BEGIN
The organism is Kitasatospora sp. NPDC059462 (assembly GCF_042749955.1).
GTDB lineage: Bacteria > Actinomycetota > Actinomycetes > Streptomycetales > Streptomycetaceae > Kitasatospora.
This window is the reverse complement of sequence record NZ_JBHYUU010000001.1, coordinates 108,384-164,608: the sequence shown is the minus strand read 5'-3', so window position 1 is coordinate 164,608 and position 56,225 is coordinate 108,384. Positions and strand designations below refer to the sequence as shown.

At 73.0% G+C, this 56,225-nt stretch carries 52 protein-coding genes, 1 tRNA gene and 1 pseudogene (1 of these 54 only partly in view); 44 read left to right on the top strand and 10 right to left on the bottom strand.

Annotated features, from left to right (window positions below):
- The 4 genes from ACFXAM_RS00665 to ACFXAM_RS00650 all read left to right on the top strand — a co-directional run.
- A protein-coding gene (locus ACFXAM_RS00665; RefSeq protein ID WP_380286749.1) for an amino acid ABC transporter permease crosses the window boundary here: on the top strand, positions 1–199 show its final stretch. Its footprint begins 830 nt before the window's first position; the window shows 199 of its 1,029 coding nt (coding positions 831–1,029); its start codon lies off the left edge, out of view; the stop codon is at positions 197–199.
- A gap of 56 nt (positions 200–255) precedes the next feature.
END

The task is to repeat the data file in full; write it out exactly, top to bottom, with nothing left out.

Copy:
The organism is Kitasatospora sp. NPDC059462 (assembly GCF_042749955.1).
GTDB lineage: Bacteria > Actinomycetota > Actinomycetes > Streptomycetales > Streptomycetaceae > Kitasatospora.
This window is the reverse complement of sequence record NZ_JBHYUU010000001.1, coordinates 108,384-164,608: the sequence shown is the minus strand read 5'-3', so window position 1 is coordinate 164,608 and position 56,225 is coordinate 108,384. Positions and strand designations below refer to the sequence as shown.

At 73.0% G+C, this 56,225-nt stretch carries 52 protein-coding genes, 1 tRNA gene and 1 pseudogene (1 of these 54 only partly in view); 44 read left to right on the top strand and 10 right to left on the bottom strand.

Annotated features, from left to right (window positions below):
- The 4 genes from ACFXAM_RS00665 to ACFXAM_RS00650 all read left to right on the top strand — a co-directional run.
- A protein-coding gene (locus ACFXAM_RS00665; RefSeq protein ID WP_380286749.1) for an amino acid ABC transporter permease crosses the window boundary here: on the top strand, positions 1–199 show its final stretch. Its footprint begins 830 nt before the window's first position; the window shows 199 of its 1,029 coding nt (coding positions 831–1,029); its start codon lies off the left edge, out of view; the stop codon is at positions 197–199.
- A gap of 56 nt (positions 200–255) precedes the next feature.